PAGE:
Although you can't tell from this picture, we're standing next to the tree from Avatar. Just kidding. But that's what it looked like in person.

After the woodsy part, we hiked up a bunch of volcanic rock left from some explosion in the 90s. It took the rocks five YEARS to cool down.

On the top of the rocks, we saw a beautiful view of Lake Arenal.

We took a requisite portrait in front of the volcano.

Then I attempted to take a more artistic shot of the volcano.

And another.

After the hike, we went back to the hotel to lounge by the pool and then on our way to dinner, we drove past these cows grazing in the pretty sunset. I had Dan stop the car so I could take a picture.

And then we ate a steak (sad but true). It was good.

So that, my friends, is the way to hike a volcano.

Thursday, June 17, 2010

Horses, lava and soda

On Wednesday, we planned to go horseback riding. Luckily, the stable and surrounding area weren't affected by the storm, so a plaid-shirted man picked us up from the hotel in a 1980s Mitsubushi truck with a handbrake and drove us a half an hour to a rural town where we were joined by two older couples and a guide for the tour.

Dan rode a gray horse named Moscado. We never found out the name of my horse so Dan and I named her Brownie. I tried to talk to Brownie but she kind of ignored me and used every free moment we stopped to eat grass. We would alternate between walking and trotting and Brownie always wanted to go faster than all the other horses and liked run whenever we were going downhill or through streams, making a big splash. Sometimes I was scared I would lose my balance, but Brownie didn't let me down. The area we rode had the most beautiful, picture-perfect scenery: lush forests and rushing rivers and long water falls and pretty mountains. But I spent most of the time looking at the top of Brownie's head. We stopped to go swimming under a waterfall which was cool and refreshing.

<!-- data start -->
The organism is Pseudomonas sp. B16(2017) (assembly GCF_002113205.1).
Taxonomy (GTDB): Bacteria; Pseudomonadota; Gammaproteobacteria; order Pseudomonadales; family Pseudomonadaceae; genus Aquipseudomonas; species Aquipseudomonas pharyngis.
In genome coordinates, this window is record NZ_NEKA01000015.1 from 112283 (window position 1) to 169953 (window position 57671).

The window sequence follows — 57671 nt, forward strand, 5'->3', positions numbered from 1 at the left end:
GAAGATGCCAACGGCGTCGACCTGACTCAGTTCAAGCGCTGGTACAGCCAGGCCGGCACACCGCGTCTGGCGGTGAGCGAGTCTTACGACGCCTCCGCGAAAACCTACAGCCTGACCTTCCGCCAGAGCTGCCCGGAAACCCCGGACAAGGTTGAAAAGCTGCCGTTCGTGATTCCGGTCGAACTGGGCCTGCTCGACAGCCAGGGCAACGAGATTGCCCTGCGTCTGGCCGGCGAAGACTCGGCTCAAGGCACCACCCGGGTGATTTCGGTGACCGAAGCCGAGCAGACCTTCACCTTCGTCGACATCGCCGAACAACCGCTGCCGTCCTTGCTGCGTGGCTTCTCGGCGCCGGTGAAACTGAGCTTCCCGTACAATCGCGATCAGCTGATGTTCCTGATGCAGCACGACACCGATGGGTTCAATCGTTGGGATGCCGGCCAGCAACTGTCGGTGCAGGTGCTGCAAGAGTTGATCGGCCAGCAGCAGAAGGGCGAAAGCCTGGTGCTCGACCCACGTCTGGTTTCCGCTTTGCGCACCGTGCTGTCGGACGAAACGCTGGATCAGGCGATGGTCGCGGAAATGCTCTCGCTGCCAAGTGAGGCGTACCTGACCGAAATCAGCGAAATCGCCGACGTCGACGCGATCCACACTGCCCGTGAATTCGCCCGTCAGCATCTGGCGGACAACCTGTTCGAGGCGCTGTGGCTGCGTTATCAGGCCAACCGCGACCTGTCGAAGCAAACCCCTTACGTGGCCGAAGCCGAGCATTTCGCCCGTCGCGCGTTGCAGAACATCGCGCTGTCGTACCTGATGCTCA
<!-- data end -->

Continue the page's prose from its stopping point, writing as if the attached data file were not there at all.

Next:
It seems like no one here in Costa Rica really cares all that much about weather because even though the sky was getting darker and darker, our guide didn't hurry us or anything. So when it started raining buckets, we had no choice but to tread forward. From my experience, I can tell you that horseback riding in the rain is not as fun as horseback riding in the sun. By the time we were done, you could wring out water from our clothes. For the second day in a row, Dan and I got soaked.

The weather definitely limited us. We had imagined that most of our time in Manuel Antonio would be spent lounging on the beach, but in reality, we only had about a half an hour of beach time the entire trip. We weren't super eager to explore the area in the rain so that night instead of going out we ate dinner at our hotel restaurant, which was covered with a tarp and had its kitchen running with generators. It sounds like a bummer, but it really wasn't. Perhaps on some other trip, we would have minded, but we were so happy to be on our honeymoon and to relax and to enjoy each other that we didn't let it bother us.